from the love-your-enemy dept.
With an article that covers "From Cancer to Cloud" and beyond, Techrepublic asks: What is Microsoft Doing With Linux? Everything You Need to Know About its Plans for Open Source
'Microsoft and Linux' should be a phrase we're used to hearing by now. Microsoft is a member of not only the Linux Foundation but also the Linux kernel security mailing list... Microsoft is submitting patches to the Linux kernel... And when Microsoft wanted to add container support to Windows, it picked an open-source specification designed originally for [Linux].
Now Azure customers get the same hybrid benefits for Linux support contracts as they do for Windows Server licences; Windows runs Linux binaries; some key Microsoft applications are available on Linux; and new services might be built with Linux.
[...] At the recent Azure Open Day, Kubernetes co-founder and Microsoft corporate vice-president Brendan Burns talked about Microsoft having a deep understanding of Linux and contributing to existing open-source projects based on Linux as well as founding new ones like Dapr (Distributed Application Runtime).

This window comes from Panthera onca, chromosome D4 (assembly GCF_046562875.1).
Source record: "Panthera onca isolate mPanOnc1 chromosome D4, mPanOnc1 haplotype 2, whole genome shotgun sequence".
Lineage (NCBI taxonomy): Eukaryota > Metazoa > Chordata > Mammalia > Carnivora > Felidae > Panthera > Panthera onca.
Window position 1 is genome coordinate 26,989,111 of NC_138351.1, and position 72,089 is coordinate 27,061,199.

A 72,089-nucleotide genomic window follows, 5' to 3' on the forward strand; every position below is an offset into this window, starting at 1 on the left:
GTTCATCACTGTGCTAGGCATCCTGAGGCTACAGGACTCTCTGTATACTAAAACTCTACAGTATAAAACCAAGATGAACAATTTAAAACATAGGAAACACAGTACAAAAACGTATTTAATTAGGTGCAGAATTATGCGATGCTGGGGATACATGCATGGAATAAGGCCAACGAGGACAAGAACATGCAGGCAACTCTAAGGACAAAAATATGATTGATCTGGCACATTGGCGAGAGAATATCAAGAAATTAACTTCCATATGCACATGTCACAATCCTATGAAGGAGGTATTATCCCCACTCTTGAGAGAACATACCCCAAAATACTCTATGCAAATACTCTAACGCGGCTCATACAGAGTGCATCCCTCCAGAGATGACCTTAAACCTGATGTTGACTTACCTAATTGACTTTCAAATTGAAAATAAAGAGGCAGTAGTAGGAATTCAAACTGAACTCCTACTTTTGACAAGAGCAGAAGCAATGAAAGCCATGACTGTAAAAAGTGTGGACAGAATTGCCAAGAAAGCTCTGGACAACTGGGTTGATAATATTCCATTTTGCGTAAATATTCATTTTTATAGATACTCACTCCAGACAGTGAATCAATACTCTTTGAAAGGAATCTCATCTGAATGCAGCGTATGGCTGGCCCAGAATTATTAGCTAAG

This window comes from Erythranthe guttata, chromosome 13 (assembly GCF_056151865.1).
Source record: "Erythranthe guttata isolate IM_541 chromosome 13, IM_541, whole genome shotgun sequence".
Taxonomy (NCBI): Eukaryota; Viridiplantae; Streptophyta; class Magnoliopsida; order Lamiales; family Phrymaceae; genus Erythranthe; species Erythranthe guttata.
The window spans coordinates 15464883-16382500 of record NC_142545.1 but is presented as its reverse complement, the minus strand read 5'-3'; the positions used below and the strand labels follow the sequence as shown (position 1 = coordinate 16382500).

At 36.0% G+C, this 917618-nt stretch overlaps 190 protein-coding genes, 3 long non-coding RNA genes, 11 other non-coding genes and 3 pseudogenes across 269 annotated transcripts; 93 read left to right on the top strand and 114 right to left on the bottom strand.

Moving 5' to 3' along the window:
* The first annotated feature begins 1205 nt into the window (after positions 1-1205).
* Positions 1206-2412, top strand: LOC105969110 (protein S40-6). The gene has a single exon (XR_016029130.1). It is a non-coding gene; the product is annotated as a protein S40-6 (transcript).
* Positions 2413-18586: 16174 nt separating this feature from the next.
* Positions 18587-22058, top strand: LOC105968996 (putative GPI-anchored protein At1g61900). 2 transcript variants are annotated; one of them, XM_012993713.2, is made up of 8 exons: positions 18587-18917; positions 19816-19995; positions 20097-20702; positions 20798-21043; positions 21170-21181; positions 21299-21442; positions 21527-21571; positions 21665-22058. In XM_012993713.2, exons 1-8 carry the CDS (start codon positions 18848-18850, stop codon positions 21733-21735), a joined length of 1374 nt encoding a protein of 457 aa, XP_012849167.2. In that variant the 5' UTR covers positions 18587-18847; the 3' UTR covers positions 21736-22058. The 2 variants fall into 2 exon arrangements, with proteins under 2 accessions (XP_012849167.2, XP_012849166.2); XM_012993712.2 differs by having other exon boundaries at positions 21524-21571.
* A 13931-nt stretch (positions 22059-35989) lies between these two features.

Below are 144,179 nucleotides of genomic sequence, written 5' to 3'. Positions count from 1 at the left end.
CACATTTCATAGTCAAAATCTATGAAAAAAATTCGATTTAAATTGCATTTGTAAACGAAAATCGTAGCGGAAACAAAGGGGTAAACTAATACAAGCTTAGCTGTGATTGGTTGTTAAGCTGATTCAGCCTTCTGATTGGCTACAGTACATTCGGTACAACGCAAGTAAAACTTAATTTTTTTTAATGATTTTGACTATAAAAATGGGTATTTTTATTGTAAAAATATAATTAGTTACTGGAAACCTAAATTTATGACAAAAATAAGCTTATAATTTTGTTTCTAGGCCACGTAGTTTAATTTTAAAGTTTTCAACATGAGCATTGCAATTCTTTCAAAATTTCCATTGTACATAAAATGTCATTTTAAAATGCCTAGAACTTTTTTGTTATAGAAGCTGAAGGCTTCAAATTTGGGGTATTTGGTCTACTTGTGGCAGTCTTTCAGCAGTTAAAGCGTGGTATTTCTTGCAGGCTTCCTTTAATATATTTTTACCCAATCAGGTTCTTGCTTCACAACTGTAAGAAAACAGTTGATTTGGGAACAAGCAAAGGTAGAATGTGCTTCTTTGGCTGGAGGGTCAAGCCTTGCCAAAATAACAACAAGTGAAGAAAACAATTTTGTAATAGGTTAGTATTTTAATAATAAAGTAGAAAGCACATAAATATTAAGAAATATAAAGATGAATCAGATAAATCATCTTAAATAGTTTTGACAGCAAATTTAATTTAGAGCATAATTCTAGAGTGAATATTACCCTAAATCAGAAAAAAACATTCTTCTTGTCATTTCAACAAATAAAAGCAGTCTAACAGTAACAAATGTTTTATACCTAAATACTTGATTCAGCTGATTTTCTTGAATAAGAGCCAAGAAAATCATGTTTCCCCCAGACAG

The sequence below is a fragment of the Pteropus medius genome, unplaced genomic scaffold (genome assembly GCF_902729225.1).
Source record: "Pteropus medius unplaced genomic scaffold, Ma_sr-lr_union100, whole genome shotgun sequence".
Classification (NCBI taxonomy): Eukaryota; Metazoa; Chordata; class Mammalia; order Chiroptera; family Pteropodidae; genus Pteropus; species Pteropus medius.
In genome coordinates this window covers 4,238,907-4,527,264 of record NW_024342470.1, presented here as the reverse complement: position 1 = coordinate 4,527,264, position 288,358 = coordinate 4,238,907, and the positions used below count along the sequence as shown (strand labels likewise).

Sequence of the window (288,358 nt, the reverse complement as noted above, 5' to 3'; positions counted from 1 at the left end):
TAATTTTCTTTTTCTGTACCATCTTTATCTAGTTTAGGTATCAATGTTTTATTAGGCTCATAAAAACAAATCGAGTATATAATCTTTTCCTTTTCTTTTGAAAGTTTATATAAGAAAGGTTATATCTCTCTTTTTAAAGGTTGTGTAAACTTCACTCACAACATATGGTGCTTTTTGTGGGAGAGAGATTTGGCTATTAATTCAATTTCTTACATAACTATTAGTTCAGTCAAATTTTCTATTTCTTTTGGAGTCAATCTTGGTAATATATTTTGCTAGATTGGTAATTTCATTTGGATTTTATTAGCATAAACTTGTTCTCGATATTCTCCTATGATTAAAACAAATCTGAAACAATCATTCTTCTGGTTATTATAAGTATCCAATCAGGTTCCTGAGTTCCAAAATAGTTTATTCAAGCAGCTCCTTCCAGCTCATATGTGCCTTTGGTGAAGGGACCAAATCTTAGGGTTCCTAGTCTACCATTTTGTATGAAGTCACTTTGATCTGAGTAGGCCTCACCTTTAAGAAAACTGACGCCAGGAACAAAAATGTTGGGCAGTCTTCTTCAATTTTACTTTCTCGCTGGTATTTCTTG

[...] In short, Microsoft 'hearts' Linux.
But forget the idea of throwing away the Windows kernel and replacing it with a Linux kernel, because Microsoft's approach to Linux is far more pragmatic and comprehensive. Although the company is now thoroughly cross-platform, not every application will move to or take advantage of Linux. Instead, Microsoft adopts or supports Linux when the customers are there, or when it wants to take advantage of the ecosystem with open-source projects.
With GNU/Linux increasingly a part of both Windows 10 and Microsoft's cloud offerings, do you prefer to get your Linux from Microsoft, or from a more traditional source?
Has no one seen this yet? Don't cross the streams!